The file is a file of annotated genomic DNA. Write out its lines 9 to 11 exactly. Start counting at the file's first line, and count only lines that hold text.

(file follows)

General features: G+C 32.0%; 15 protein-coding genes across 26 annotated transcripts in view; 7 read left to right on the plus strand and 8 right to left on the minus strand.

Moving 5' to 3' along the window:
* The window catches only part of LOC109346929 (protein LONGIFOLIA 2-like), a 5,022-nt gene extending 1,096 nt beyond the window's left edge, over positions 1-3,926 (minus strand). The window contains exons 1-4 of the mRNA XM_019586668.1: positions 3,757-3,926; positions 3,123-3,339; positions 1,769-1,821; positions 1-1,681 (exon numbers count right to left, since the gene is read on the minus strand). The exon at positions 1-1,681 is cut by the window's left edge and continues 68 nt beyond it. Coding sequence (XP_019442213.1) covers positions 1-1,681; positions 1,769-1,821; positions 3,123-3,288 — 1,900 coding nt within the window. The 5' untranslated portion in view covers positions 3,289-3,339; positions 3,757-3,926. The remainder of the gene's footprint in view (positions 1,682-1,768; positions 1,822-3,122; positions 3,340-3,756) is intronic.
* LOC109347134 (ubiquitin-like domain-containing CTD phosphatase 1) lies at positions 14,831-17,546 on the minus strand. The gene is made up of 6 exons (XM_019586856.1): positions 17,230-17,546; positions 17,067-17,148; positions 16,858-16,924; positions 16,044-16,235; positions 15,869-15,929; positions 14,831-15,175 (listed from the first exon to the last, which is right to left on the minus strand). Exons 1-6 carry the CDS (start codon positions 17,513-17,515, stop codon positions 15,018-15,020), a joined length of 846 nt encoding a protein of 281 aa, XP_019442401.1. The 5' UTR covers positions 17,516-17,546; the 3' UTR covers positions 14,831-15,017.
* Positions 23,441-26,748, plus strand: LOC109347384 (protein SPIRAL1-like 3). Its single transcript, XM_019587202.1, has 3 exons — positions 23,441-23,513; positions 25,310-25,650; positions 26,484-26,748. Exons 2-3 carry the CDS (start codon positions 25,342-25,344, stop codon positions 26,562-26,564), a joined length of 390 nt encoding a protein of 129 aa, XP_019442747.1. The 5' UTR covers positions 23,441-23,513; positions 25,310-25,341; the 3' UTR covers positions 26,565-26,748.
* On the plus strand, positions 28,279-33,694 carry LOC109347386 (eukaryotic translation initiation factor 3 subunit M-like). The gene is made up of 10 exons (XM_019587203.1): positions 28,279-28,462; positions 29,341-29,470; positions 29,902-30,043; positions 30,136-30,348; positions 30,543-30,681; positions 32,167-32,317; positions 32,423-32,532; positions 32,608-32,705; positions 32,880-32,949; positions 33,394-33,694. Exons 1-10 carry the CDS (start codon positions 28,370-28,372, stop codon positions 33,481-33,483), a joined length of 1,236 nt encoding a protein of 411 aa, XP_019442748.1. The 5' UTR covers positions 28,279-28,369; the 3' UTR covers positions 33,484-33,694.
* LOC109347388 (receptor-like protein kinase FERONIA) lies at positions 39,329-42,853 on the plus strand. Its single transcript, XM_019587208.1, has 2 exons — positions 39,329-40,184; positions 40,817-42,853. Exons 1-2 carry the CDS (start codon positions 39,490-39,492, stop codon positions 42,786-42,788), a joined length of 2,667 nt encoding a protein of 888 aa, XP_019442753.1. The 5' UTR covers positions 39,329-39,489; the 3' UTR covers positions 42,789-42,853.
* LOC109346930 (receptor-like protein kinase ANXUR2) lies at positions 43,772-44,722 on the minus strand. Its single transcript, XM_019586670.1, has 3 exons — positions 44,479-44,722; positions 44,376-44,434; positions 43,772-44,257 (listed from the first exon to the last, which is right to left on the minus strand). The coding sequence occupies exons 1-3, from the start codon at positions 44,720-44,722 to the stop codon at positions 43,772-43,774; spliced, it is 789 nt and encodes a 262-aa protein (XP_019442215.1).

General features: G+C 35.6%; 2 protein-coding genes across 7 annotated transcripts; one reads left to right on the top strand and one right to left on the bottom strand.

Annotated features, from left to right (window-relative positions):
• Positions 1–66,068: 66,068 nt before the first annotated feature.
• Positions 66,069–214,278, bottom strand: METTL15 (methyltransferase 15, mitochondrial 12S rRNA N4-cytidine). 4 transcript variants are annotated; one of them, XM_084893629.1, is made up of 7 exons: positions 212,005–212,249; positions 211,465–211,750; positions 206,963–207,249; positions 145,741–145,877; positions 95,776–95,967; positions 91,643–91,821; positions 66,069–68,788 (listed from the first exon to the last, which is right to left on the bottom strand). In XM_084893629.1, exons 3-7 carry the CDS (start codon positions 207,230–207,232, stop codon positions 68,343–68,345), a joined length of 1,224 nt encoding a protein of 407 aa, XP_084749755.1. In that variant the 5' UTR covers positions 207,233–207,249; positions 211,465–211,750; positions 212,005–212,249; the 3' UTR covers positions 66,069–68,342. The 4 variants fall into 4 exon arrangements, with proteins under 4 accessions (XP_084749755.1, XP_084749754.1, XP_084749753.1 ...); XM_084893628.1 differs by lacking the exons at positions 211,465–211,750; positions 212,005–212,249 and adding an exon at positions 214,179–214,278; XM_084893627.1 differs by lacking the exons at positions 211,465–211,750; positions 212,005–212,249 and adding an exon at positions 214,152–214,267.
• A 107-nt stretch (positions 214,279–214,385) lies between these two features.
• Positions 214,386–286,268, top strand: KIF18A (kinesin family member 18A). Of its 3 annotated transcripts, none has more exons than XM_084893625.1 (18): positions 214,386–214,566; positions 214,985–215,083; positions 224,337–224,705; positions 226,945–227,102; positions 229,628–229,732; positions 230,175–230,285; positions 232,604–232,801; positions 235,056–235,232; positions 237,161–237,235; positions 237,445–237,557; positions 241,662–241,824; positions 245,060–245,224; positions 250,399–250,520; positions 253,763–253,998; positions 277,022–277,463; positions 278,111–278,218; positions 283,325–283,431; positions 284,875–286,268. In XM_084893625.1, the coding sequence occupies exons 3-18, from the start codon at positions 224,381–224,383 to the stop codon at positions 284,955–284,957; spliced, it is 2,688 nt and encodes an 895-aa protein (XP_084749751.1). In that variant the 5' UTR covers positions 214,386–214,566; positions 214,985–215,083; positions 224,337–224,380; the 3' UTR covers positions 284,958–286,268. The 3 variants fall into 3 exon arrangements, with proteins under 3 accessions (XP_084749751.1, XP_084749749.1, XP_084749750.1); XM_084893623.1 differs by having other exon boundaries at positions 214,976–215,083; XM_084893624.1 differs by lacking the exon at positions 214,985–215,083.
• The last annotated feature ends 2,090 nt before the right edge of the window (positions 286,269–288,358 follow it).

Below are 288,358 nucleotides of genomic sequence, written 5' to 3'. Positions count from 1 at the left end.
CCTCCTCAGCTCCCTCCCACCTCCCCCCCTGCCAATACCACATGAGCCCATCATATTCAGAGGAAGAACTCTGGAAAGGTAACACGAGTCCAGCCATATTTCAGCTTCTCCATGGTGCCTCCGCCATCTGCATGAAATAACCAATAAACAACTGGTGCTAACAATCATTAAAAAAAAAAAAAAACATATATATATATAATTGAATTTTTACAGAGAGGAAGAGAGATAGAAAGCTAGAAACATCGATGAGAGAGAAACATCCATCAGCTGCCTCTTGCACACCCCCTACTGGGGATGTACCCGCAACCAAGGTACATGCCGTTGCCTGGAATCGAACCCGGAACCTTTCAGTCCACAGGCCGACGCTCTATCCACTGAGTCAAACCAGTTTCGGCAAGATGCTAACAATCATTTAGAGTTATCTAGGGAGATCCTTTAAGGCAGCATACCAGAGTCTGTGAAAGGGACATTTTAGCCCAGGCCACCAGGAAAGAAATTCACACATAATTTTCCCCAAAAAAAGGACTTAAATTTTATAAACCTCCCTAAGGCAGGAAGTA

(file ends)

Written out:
General features: G+C 35.6%; 2 protein-coding genes across 7 annotated transcripts; one reads left to right on the top strand and one right to left on the bottom strand.

Annotated features, from left to right (window-relative positions):
• Positions 1–66,068: 66,068 nt before the first annotated feature.